A Chicago Bears 2020 mock draft in October might seem a bit premature but the reality is it’s not too hard to identify the likely areas they need to improve. Certain positions have already begun to stick out as obvious weak points that sorely need bolstering. Considering they have no 1st round pick, it raises questions about how they’ll be able to attack the problems effectively. This will offer one idea on how GM Ryan Pace can do just that.

He’s been known for getting the most out of later draft picks and he’ll need to be on his game once again here. He’ll have a slightly easier time of it compared to 2019 with two picks in the 2nd round but it still presents some difficult challenges because he has to be careful about the types of players he targets. The Bears can’t afford project players at this stage. They need guys who can contribute immediately if possible.

So how do things shake out?

Chicago Bears 2020 mock draft:

2nd round (via OAK): Lloyd Cushenberry, OG, LSU

The Bears offensive line is likely to undergo a shakeup in 2020. Fortifying the interior will likely be the area they focus given its importance to the scheme. Kyle Long won’t be around next year, nor will Ted Larsen. They need help at guard. LSU has long been a fertile ground for offensive linemen and 2020 won’t be any different. Lloyd Cushenberry is the latest example. Not only is he big, but he’s also a notable athlete who moves well in space and finds the people he is supposed to block. Not only that but he’s not the type to take plays off. He seeks out contact and sustains his blocks through the whistle.

2nd round: Jaylon Johnson, CB, Utah

Prince Amukamara could end up being a cap casualty in 2020. Beyond him the Bears don’t really have another boundary corner of note on the roster. Kevin Toliver hasn’t done anything to earn the job. Buster Skrine and Duke Shelley are both slot guys. This defense needs somebody who can be out there opposite Kyle Fuller. Defensive coordinator Chuck Pagano tends to like his corners long and feisty. Jaylon Johnson of Utah checks those boxes. He’s not afraid to get physical and is good at finding the football in the air. He needs work on his discipline as penalties tend to follow him a bit too much.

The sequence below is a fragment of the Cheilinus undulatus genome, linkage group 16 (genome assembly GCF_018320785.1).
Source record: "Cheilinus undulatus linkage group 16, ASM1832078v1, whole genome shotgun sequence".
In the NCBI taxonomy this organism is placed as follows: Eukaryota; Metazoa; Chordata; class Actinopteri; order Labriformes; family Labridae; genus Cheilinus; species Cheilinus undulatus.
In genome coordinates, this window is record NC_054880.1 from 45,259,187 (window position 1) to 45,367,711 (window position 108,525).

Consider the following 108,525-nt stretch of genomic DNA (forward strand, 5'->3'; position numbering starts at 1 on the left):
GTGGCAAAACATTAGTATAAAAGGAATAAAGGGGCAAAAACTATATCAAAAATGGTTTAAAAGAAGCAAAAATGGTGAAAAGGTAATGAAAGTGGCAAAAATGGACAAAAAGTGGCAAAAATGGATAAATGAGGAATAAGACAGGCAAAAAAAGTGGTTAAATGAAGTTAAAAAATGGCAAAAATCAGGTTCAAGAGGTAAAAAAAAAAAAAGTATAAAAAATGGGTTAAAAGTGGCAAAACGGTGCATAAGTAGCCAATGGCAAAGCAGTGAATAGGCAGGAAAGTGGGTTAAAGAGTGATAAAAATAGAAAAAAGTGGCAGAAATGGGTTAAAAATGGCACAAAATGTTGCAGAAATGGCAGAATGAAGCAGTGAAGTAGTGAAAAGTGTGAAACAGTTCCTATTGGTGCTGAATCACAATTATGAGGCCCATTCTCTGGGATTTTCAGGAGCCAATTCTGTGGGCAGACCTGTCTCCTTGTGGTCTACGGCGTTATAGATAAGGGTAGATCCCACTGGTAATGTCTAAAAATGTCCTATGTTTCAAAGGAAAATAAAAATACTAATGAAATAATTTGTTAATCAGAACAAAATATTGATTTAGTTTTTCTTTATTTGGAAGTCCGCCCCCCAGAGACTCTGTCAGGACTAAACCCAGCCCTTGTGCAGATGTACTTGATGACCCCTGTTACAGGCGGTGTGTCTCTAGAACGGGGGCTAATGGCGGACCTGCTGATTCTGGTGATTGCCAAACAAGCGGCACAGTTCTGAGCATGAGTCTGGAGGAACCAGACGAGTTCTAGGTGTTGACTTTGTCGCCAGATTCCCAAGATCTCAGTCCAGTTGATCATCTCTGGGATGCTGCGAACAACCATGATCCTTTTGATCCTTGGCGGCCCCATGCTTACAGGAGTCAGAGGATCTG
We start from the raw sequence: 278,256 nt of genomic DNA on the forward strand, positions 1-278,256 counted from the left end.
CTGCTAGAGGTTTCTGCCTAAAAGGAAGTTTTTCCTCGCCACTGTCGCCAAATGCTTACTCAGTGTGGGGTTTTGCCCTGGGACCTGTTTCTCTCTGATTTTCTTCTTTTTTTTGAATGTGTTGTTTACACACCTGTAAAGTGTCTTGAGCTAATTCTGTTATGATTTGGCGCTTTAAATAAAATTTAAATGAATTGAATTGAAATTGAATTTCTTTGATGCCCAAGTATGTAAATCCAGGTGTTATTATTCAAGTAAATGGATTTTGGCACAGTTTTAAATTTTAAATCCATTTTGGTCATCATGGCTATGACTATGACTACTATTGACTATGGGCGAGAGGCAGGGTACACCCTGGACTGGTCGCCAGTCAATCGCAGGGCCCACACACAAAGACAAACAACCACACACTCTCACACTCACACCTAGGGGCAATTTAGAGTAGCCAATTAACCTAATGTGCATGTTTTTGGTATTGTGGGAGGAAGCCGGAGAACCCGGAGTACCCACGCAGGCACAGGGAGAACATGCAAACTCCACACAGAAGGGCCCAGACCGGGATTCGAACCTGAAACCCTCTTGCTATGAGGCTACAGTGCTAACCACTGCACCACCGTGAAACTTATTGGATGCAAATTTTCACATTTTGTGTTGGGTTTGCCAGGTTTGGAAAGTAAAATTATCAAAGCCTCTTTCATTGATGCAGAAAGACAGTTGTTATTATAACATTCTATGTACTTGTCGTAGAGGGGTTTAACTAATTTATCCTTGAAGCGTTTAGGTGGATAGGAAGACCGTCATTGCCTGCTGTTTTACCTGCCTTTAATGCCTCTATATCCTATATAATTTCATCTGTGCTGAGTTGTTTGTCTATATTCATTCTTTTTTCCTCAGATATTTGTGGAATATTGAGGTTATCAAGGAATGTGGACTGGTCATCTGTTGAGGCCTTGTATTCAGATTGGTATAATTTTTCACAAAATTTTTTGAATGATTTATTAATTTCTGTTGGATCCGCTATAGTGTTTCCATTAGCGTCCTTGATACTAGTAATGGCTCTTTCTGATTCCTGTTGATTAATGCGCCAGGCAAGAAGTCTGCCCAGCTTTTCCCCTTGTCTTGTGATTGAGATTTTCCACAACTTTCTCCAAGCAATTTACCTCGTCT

5th round (via PHI): Oluwole Betiku Jr., EDGE, Illinois

Illinois isn’t a typical hotbed of NFL talent like it used to be, but the program can still churn out a good player from time to time. Oluwole Betiku is one of those interesting talents who is starting to blossom. He already has seven sacks on the year and is showcasing a nice mix of athleticism and motor that make for good pass rushers at the pro level.

5th round (via OAK): Steve Montez, QB, Colorado

The Bears aren’t really in a position to draft another QB high in 2020. On the other hand, there’s no harm in adding some fresh blood for depth and potential competition. Chase Daniel and Tyler Bray will both be free agents and it’s the ideal time to add another arm. Steve Montez has a lively one. He can deliver the ball with velocity and is pretty accurate when his mechanics are right. He moves well outside the pocket but needs to learn how to get comfortable inside it. While a bit inconsistent, he always seems to show up in big moments.

5th round: Jacob Breeland, TE, Oregon

While not a standout in any one area, Jacob Breeland is a solid athlete with good pass-catching skills who can consistently beat linebackers in coverage. His hands a strong and rarely bobble the ball and he’ll do his job fairly well as a blocker. He does need work as a route runner and still suffers from fundamental mistakes. All of this requires time to correct.

6th round: Ross Blacklock, DE, TCU

Good 3-4 defensive ends tend to need three things: size, length, and power. Their primary job is to set the edge and stop the run. Ross Blacklock checks those boxes out of TCU. He’s also not terrible from an interior pass rush standpoint. The big concern with him will be health. He missed 2018 due to an Achilles injury. It will be interesting to see how he overcame that.

7th round: T.J. Brunson, ILB, South Carolina

The South Carolina defense has morphed into something pretty good lately and Brunson is one of the unsung heroes to make it happen. He’s not the biggest guy on the field nor the most athletic, but his physicality, motor, and obvious leadership qualities have carried him a long way. His production (238 tackles in 32 games) speaks for itself. The guy finds the football.